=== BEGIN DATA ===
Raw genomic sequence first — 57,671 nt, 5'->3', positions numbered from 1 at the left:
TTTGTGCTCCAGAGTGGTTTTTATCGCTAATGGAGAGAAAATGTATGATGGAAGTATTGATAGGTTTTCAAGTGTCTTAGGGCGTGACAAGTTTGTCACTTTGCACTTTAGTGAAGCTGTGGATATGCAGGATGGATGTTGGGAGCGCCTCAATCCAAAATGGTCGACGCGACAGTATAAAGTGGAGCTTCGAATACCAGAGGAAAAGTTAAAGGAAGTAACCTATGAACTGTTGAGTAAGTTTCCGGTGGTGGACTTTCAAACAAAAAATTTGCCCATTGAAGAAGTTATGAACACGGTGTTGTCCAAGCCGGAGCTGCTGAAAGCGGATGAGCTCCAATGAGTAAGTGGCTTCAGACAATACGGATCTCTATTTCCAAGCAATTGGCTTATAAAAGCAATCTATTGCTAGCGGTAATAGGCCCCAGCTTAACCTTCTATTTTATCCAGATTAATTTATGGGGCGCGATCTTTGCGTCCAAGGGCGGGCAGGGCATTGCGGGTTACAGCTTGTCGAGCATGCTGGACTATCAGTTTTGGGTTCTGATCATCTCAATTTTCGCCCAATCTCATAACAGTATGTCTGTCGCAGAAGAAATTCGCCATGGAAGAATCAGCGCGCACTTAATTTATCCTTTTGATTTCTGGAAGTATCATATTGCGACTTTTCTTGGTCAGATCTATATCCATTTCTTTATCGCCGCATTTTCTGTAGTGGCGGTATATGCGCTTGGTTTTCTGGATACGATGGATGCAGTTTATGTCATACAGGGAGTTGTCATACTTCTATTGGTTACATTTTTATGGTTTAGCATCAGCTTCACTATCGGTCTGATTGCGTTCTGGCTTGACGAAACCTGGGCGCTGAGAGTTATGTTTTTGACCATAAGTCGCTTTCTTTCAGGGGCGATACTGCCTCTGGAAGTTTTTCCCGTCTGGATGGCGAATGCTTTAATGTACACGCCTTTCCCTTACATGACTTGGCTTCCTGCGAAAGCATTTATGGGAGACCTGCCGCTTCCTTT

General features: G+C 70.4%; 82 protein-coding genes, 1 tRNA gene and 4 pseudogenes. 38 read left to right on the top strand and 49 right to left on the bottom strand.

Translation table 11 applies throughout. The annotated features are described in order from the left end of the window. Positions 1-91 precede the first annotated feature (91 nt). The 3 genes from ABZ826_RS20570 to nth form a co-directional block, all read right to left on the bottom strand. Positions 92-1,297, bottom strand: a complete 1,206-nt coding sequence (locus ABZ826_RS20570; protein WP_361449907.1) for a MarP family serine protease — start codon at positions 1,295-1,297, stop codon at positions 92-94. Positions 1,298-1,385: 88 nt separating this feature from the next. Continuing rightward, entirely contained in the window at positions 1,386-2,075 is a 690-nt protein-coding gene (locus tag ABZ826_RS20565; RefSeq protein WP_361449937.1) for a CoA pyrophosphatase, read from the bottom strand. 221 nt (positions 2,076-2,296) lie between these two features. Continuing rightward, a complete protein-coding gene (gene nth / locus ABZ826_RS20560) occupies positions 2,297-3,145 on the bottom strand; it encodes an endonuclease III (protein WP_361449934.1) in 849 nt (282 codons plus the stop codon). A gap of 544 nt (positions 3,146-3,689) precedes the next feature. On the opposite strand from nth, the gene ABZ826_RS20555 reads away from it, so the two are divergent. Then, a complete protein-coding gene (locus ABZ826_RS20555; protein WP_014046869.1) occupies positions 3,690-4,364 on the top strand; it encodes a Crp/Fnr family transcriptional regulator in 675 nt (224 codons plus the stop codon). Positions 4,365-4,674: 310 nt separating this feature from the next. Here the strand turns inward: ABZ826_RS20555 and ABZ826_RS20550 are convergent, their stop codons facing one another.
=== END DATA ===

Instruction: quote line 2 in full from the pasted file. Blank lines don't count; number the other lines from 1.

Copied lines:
TTTGTGCTCCAGAGTGGTTTTTATCGCTAATGGAGAGAAAATGTATGATGGAAGTATTGATAGGTTTTCAAGTGTCTTAGGGCGTGACAAGTTTGTCACTTTGCACTTTAGTGAAGCTGTGGATATGCAGGATGGATGTTGGGAGCGCCTCAATCCAAAATGGTCGACGCGACAGTATAAAGTGGAGCTTCGAATACCAGAGGAAAAGTTAAAGGAAGTAACCTATGAACTGTTGAGTAAGTTTCCGGTGGTGGACTTTCAAACAAAAAATTTGCCCATTGAAGAAGTTATGAACACGGTGTTGTCCAAGCCGGAGCTGCTGAAAGCGGATGAGCTCCAATGAGTAAGTGGCTTCAGACAATACGGATCTCTATTTCCAAGCAATTGGCTTATAAAAGCAATCTATTGCTAGCGGTAATAGGCCCCAGCTTAACCTTCTATTTTATCCAGATTAATTTATGGGGCGCGATCTTTGCGTCCAAGGGCGGGCAGGGCATTGCGGGTTACAGCTTGTCGAGCATGCTGGACTATCAGTTTTGGGTTCTGATCATCTCAATTTTCGCCCAATCTCATAACAGTATGTCTGTCGCAGAAGAAATTCGCCATGGAAGAATCAGCGCGCACTTAATTTATCCTTTTGATTTCTGGAAGTATCATATTGCGACTTTTCTTGGTCAGATCTATATCCATTTCTTTATCGCCGCATTTTCTGTAGTGGCGGTATATGCGCTTGGTTTTCTGGATACGATGGATGCAGTTTATGTCATACAGGGAGTTGTCATACTTCTATTGGTTACATTTTTATGGTTTAGCATCAGCTTCACTATCGGTCTGATTGCGTTCTGGCTTGACGAAACCTGGGCGCTGAGAGTTATGTTTTTGACCATAAGTCGCTTTCTTTCAGGGGCGATACTGCCTCTGGAAGTTTTTCCCGTCTGGATGGCGAATGCTTTAATGTACACGCCTTTCCCTTACATGACTTGGCTTCCTGCGAAAGCATTTATGGGAGACCTGCCGCTTCCTTT